What you're asking for is called DMA. You need to write a driver to reserve this memory.
Yes, I realize you said you didn't want the OS to intervene, and a driver becomes part of the OS, but in absence of a driver's reservation, the kernel believes all memory belongs to it. (Unless you tell the kernel to ignore the memory block, per Aaron's answer, that is.)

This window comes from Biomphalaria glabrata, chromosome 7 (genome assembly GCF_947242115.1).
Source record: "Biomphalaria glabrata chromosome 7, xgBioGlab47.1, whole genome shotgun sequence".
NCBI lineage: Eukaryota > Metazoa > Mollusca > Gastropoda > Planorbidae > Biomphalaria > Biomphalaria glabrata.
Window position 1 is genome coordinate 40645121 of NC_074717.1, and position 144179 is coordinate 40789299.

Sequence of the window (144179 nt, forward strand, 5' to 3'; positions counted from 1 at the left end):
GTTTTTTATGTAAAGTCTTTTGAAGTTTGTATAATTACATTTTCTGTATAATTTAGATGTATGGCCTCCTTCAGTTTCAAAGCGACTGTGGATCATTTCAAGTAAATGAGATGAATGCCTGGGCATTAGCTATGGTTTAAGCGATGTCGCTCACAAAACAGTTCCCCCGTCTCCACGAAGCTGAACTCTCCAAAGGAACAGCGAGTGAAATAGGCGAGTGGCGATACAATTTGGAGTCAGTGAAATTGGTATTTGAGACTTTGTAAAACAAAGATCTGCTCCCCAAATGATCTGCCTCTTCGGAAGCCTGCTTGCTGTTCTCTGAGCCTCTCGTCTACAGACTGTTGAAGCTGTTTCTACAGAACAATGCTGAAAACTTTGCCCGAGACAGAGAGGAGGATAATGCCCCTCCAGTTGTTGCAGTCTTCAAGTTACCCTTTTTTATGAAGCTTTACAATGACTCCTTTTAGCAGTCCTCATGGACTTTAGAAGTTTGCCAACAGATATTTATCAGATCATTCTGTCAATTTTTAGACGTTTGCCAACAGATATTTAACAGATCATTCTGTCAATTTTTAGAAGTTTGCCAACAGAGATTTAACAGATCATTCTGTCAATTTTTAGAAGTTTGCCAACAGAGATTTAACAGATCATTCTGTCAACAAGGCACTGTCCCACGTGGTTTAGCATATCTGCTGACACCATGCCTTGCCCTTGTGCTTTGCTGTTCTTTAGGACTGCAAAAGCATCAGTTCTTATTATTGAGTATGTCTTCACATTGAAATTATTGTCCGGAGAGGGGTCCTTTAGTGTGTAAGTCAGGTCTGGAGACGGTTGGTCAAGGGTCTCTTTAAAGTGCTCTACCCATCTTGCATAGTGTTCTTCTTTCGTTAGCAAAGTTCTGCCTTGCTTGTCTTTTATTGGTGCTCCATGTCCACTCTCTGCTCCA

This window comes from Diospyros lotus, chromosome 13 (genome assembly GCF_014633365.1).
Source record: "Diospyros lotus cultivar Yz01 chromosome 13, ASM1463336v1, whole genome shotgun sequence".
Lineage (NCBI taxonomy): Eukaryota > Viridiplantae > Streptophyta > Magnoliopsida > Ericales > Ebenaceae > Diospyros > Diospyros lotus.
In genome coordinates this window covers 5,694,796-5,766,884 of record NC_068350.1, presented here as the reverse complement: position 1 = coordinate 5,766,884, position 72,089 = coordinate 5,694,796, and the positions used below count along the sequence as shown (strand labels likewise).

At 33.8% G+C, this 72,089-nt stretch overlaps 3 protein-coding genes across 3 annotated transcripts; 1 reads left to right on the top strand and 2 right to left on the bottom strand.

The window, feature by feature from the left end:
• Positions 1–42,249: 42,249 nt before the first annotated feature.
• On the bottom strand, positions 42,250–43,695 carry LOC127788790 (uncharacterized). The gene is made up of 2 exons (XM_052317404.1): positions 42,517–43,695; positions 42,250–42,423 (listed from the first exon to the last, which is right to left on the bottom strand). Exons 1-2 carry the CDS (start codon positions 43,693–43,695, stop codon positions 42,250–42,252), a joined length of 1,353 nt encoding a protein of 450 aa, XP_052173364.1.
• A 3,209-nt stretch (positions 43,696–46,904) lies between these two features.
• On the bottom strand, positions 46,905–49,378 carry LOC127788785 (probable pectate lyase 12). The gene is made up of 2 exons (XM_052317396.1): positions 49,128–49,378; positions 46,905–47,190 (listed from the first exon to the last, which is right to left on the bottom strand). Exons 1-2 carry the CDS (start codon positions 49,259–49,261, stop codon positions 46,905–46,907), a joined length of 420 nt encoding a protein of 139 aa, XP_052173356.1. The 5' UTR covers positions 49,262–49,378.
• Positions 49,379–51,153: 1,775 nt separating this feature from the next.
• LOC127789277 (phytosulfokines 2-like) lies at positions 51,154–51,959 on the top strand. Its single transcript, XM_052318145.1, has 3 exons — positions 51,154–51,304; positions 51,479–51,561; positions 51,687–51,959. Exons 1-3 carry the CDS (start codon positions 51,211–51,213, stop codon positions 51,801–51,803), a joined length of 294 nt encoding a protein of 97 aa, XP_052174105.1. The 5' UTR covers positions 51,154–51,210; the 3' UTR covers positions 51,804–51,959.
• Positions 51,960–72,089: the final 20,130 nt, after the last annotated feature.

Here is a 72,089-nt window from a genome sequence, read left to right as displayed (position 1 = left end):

Chapter 15 (PDF) of "Linux Device Drivers, 3/e" by Rubini, Corbet and Kroah-Hartmann covers DMA and related topics.
If you want an HTML version of this, I found the second-edition version of the chapter elsewhere online. Beware that the 2nd edition is over a decade old now, having come out when kernel 2.4 was new. There's been a lot of work on the memory management subsystem of the kernel since those days, so it may not apply very well any more.